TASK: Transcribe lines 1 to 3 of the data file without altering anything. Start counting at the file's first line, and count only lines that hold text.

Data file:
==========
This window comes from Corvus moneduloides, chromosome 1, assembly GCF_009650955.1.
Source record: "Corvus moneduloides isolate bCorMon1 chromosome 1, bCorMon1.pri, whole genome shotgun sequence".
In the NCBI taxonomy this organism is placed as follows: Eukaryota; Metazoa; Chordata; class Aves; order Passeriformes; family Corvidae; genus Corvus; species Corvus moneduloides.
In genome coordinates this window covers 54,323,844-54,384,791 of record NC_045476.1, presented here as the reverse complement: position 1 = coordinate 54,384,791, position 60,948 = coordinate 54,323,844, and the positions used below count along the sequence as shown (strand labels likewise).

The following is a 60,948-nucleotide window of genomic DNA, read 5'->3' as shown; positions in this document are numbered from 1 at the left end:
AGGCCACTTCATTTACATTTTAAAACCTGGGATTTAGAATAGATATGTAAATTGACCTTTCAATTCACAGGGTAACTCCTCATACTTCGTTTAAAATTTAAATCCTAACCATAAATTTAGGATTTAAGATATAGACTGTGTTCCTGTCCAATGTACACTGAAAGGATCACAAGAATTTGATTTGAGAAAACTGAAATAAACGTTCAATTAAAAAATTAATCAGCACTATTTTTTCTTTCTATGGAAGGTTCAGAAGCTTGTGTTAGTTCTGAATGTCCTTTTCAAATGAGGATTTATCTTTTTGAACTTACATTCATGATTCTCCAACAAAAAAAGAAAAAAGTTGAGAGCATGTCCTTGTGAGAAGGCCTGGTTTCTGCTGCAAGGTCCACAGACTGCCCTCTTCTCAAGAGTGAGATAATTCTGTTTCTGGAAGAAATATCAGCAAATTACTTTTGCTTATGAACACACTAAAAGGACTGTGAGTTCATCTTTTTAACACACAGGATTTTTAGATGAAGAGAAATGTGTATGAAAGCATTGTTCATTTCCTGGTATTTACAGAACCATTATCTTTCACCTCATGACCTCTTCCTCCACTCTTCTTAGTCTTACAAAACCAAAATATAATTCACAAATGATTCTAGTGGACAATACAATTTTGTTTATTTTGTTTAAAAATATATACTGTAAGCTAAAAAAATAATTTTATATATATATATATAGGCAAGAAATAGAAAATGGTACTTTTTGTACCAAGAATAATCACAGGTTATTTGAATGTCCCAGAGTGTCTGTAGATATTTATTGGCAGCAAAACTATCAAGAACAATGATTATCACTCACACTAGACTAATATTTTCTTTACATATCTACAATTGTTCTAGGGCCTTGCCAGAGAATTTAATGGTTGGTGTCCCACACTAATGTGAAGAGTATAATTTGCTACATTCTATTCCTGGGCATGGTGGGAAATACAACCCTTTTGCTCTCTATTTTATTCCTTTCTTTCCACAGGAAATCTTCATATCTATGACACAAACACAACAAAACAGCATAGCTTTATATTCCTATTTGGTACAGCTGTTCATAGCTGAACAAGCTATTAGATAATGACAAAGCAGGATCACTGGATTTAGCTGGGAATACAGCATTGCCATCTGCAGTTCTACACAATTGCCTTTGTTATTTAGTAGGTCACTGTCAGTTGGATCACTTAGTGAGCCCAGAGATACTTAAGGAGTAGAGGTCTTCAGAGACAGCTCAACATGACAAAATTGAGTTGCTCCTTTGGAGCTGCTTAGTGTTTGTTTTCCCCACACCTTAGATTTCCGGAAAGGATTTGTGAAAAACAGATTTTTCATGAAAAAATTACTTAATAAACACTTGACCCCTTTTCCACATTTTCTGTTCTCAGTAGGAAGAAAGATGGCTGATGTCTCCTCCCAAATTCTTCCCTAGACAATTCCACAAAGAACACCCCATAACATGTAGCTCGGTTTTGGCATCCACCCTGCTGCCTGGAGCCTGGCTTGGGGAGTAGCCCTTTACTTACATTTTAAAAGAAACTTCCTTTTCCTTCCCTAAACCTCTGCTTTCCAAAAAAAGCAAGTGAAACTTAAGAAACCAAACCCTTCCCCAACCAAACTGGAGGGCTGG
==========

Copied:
This window comes from Corvus moneduloides, chromosome 1, assembly GCF_009650955.1.
Source record: "Corvus moneduloides isolate bCorMon1 chromosome 1, bCorMon1.pri, whole genome shotgun sequence".
In the NCBI taxonomy this organism is placed as follows: Eukaryota; Metazoa; Chordata; class Aves; order Passeriformes; family Corvidae; genus Corvus; species Corvus moneduloides.